Night Photography with HICapacity

A local makerspace group, HICapacity held a night photography meetup at Mokuleia on Friday. There’s really only one really good spot for stargazing on Oahu and that’s at the end of Farrington Highway in Mokuleia. There’s so much light pollution in town and even in central Oahu, that you have to go to the farthest part of the north shore to get away from it. I shot a time lapse video of the total lunar eclipse in 2011 from this spot.

HiCapacity Night Photography meetup

Here are a few advanced tips that go a long way to make a good photo of the night time sky.

  1. Beyond the obvious tip of getting a tripod, get low to the ground. This will minimize shaking from the wind and it will let you get a bit more of the ground in the frame even when you are angling your lens upwards. A bean bag (or stuffing your camera bag) will support your camera well enough for the kind of shot you see above. Remember, you want some kind of foreground element to be in your shot to give the picture some context of scale.
  2. Shoot a test frame at the highest ISO that is available on your camera. Then back it down to a noise level you are comfortable with. You should already be shooting with the widest aperture and a very long shutter. Most people will think that they should keep the ISO low to enhance image quality, but the reality is that you will need every bit of light sensitivity from your camera to capture starlight. The photo above was shot at ISO 6400 and I needed every bit of it.
  3. Learn how to operate your camera in the dark. Memorize the location of all the buttons that you need to adjust the exposure. You should also learn how to focus manually, using live view and maximizing the digital zoom of the live view. You want to focus on the stars and get them as sharp as you can.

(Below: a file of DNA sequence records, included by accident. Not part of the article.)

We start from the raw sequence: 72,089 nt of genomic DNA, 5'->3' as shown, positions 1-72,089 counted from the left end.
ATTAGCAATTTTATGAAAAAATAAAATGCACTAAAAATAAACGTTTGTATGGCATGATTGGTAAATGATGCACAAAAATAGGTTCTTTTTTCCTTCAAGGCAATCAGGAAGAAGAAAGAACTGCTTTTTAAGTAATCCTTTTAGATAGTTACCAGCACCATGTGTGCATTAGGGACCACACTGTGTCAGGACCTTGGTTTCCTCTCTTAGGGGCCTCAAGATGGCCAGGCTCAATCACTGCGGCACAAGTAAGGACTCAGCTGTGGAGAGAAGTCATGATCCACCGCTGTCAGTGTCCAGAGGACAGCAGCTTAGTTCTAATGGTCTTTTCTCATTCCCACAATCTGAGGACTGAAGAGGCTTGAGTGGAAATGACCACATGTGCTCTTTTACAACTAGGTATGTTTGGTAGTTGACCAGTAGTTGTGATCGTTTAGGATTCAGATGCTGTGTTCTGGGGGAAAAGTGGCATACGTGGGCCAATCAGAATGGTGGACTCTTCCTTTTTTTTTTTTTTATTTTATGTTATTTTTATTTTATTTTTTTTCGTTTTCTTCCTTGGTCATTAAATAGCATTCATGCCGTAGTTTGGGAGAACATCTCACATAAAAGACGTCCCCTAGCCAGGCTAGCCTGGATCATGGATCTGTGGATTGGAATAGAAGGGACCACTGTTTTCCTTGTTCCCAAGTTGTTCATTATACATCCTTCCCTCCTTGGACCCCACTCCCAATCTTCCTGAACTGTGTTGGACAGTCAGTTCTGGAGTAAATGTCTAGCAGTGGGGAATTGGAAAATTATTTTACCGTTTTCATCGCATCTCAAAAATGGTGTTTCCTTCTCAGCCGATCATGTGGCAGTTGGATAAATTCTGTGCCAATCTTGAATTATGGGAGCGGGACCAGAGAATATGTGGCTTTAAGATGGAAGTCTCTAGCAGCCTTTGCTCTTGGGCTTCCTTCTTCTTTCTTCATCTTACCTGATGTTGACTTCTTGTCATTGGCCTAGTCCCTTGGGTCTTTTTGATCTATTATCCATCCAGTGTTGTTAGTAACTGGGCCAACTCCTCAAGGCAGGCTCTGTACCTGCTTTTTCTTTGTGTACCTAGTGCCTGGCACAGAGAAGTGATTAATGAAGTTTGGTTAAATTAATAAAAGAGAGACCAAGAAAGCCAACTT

4. If you use light painting to show your foreground, you only need to illuminate it for a fraction of the amount of time as the sky. But make sure your foreground doesn’t move even after you turn off the light. In the photo above, I used the LCD backlight from my camera to illuminate me. But I only had the screen on for 5 seconds out of the 30 second exposure. And I still had to hold still after the light went off, otherwise I would be somewhat transparent and the stars directly behind where I’m sitting would start to show through me.
  5. I have some plastic life bracelets and stretched them over the zoom rings on some of my lenses. This is so that I can tell by feel whether I’m touching the focus or zoom rings. The rings on some lenses don’t feel that different from each other when you only use your fingertips. You may dismiss this because you think that you will be able to tell just by holding the lens. But, remember that your camera is on a tripod and not in your hands. You will probably be reaching over the camera or from the side. And you can’t see the lens barrel because it’s dark. When you spend a lot of effort composing, focusing and tweaking everything manually, you really don’t want to mess things up by turning the wrong ring.

So now that you’ve got some additional tools under your belt, check out Dark Sky Finder to find the best viewing area in your neighborhood and plan your next nightscape outing.

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